Stay hydrated before, during and after class! Drink a lot of water throughout the day before the class but probably good to stop before an hour before class so you don’t have to practice yoga with a full bladder. A hydrated body is able to dispel heat more efficiently. Continue to sip water throughout class. It is said that you can lose an average of five pounds of water weight in a hot yoga class so be prepare to drink a lot of water even after class to get your body rehydrated.
I am one of the people who cannot practice hot yoga with having a meal or snack. Have a proper meal about 2-3 hours before your class. This gives your body enough time to digest the food and use it as a source of energy. If you are an early riser and like to practice yoga early in the morning, I would recommend to have a protein shake in the morning before class.
Wear clothing that is moisture wicking and comfortable. You do not go to hot yoga in sweatpants and a baggy t-shirt, as the sweat accumulation will weigh you down. Moisture wicking clothes are designed to hold in the sweat and keep you dry. For men, shorts and tank tops are recommended. Men and consider going topless if you are comfortable.
Last but not least and perhaps the most important of all is an open mind. With an open mind, we come to enjoy and have a good yoga practice. Yoga is not about being perfect or even good in every pose. Remind yourself that all you really need is the willingness to be with yourself in breath and body for 60 minutes, and do the best you can while don’t forget to have fun.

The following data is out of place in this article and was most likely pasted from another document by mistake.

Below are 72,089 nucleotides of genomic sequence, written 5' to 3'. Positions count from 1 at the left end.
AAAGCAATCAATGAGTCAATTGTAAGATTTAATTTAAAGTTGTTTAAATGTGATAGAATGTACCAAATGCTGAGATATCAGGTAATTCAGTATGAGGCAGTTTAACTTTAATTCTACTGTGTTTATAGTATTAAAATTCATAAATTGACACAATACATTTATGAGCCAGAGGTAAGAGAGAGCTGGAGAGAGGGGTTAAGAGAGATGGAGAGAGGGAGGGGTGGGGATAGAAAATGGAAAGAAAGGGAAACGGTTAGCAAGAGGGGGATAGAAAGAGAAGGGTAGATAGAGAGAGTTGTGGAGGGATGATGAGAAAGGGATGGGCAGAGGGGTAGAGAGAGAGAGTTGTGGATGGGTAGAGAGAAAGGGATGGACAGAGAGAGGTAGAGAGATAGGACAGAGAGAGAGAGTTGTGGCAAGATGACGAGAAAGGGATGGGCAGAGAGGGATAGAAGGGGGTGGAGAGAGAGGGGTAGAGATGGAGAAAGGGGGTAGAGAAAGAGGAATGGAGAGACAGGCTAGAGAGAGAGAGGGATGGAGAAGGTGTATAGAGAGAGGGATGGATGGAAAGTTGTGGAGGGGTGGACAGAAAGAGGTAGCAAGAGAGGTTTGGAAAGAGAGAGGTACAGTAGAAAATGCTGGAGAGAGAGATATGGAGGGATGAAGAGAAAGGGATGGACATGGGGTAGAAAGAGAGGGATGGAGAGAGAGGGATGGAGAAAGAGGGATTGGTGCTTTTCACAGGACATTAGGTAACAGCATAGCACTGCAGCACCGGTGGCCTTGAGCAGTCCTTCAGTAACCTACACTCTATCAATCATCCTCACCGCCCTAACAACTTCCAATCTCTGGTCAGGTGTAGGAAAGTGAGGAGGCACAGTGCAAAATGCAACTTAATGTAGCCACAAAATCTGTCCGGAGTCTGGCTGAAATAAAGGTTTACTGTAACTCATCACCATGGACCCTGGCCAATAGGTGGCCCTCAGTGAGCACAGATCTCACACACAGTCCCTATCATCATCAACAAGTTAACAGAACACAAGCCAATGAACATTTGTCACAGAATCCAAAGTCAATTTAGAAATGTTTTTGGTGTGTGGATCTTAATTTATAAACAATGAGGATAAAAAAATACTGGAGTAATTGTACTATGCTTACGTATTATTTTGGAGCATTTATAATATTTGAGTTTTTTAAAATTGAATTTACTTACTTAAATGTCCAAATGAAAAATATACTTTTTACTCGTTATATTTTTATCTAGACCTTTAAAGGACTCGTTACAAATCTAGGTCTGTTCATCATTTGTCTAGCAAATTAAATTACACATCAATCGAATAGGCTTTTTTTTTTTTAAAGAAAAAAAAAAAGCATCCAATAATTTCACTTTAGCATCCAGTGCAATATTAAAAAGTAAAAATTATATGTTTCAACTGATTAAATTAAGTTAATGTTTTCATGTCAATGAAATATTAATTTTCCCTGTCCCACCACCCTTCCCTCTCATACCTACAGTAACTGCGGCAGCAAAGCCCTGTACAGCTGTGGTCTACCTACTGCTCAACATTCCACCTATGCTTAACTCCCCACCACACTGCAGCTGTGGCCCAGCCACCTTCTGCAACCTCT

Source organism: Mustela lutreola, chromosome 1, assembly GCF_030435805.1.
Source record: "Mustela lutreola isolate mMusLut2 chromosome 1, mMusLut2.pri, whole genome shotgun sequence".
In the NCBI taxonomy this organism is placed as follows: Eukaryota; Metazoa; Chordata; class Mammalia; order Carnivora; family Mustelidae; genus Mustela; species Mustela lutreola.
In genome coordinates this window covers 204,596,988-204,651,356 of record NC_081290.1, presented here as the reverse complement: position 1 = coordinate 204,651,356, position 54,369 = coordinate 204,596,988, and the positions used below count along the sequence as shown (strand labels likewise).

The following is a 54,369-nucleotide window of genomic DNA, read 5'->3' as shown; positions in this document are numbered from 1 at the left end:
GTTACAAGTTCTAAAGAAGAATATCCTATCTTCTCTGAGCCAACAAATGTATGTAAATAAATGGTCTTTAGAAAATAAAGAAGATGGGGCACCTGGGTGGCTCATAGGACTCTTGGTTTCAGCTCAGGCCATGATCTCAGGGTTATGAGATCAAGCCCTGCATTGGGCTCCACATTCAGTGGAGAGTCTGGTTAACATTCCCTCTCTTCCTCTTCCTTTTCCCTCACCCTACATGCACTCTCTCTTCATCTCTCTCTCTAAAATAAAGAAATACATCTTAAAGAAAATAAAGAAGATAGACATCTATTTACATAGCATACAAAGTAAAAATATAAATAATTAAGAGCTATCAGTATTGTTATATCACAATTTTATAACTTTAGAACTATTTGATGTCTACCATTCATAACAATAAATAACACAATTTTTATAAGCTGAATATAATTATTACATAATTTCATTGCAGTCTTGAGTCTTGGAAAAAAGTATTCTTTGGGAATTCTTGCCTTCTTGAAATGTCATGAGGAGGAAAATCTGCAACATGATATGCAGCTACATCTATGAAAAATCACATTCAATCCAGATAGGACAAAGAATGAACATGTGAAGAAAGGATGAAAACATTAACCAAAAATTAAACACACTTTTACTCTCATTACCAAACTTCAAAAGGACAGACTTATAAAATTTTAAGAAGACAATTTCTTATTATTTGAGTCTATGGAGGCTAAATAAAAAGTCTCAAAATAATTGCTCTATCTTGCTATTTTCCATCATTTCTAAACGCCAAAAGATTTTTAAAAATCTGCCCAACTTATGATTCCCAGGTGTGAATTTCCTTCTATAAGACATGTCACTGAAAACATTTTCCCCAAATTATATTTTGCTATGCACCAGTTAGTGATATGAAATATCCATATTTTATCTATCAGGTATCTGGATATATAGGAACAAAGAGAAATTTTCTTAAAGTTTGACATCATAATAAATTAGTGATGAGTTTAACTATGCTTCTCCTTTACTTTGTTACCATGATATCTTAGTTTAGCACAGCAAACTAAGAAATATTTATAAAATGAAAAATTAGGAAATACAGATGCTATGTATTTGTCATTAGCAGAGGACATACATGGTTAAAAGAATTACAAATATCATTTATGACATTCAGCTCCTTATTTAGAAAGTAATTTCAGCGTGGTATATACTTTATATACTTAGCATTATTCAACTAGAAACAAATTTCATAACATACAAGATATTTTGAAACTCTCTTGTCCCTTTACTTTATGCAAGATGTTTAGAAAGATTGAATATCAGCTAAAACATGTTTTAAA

The Must have Items for Hot Yoga Classes
Practicing Hot Yoga requires some planning and products. If you practice hot yoga classes regularly, it is good to invest in good quality must-have products. Here are a few of products I like.
Best Hot Yoga Mat
A Good yoga mat is essential to have a good yoga practice. I have tried many yoga mats claimed to make for hot yoga, but none that I like more than the Jade’s Harmony Yoga Mat.
You can see my yoga mat review by clicking here. It totally transforms my yoga practice, and I can’t imagine to use other yoga mat.
Stainless Steel Water Flask
A well-insulated water flask is a must-have item for me to keep my water cold even in a heated class. I have a few of water flasks but one that I like the Iron Mask the best. It is reasonably priced. It has slick design and comes with 3 types of lid
Best Yoga Towel for Hot Yoga
If you do not have a non-slip hot yoga mat, a good yoga towel is a good alternative to lay out on your yoga mat. I don’t often use a yoga towel.
It is recommended to not wipe off your sweat and keep on practicing even when you sweat a lot. Personally, this does not work for me. I always bring a regular towel into my hot yoga practice. For some challenging pose, I need to wipe off the excess sweat so I won’t slip and slide. Even you think you don’t need it, bring one anyway. If you happen to need one, it is already there so you don’t have to run out of yoga class and interrupt yourself and other’s practice.